Army

Water quality analysis device

Known as the WaterDOG, this compact device can measure and transmit multiple water quality parameters simultaneously over a continuous period

Environmental

Army photo

Water purification processes require validation by testing samples both before and after the purification process to ensure that the water meets specific standards for quality.

Typical testing parameters include water temperature, pH, conductivity, and turbidity, as measured by sensors. But, commonly employed water testing sensors are difficult to use when taking continuous measurements.

Most sensors must be set up individually, and measure only a single parameter at a time. Manifolds that allow deployment of multiple sensors simultaneously require advance set-up and deployment and have limited applicability for fieldwork because they are not designed for all-inclusive flow characteristics. Furthermore, existing systems are not designed to integrate multiple types of data, nor are they designed for general-purpose use.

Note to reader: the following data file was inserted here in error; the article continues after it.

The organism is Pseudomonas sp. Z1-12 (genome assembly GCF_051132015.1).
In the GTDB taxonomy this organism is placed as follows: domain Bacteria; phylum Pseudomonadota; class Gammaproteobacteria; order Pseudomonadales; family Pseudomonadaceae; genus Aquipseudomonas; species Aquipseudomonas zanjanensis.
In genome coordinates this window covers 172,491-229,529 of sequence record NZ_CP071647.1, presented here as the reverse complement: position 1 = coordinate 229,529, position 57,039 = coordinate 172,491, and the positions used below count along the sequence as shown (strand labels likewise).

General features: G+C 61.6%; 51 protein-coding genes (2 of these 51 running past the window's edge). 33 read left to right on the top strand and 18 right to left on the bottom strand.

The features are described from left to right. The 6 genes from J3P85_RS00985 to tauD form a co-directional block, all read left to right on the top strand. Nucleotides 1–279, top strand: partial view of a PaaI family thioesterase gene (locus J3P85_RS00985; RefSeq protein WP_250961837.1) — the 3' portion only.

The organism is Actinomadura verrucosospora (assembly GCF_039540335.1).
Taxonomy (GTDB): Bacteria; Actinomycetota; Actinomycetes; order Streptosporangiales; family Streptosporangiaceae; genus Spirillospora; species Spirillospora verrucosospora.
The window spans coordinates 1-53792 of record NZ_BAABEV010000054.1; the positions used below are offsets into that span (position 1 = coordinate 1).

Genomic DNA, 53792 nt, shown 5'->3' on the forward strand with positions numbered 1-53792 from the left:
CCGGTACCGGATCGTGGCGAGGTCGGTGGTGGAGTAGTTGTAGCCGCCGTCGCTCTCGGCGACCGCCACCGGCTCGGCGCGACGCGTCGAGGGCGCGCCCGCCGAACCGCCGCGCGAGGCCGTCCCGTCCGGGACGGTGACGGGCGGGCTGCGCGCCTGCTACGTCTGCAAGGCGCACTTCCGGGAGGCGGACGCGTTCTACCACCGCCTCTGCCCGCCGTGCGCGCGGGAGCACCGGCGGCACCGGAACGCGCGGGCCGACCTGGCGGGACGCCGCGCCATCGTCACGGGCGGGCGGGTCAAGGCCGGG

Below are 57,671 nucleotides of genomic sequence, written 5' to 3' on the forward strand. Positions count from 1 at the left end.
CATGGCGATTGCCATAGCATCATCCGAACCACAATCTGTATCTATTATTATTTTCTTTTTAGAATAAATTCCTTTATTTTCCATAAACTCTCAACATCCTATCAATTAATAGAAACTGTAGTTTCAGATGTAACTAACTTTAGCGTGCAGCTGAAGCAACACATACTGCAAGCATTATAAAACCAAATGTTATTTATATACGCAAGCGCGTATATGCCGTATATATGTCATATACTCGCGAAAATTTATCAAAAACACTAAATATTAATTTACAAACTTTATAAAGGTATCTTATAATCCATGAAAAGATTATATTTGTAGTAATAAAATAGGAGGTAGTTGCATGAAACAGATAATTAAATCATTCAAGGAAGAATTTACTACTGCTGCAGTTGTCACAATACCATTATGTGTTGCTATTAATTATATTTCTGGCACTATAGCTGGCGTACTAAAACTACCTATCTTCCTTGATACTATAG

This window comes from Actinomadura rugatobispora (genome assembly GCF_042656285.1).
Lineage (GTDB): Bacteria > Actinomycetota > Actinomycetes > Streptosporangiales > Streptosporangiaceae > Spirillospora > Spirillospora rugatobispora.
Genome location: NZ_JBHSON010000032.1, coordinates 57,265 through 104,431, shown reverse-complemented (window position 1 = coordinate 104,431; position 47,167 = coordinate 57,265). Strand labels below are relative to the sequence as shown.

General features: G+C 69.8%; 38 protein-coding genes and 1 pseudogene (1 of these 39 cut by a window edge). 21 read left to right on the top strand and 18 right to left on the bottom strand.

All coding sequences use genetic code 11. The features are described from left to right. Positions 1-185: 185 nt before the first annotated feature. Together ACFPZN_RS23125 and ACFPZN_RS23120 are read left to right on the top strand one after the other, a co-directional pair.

To fill this gap in current offerings, the Army has developed a water sensor flow cell which accommodates several sensors in direct contact with the water under test within a manifold. A stream of water flows continuously through the manifold and sensors continuously transmit data values. The probes measure pH, T°, turbidity, conductivity, oxidation-reduction potential, total dissolved solids, dissolved oxygen, chlorine, arsenic, cyanide algae and a host of other variables. A pump may be included to flow standing water.

This US application number 20180059085 is related to US application number 20180065868.

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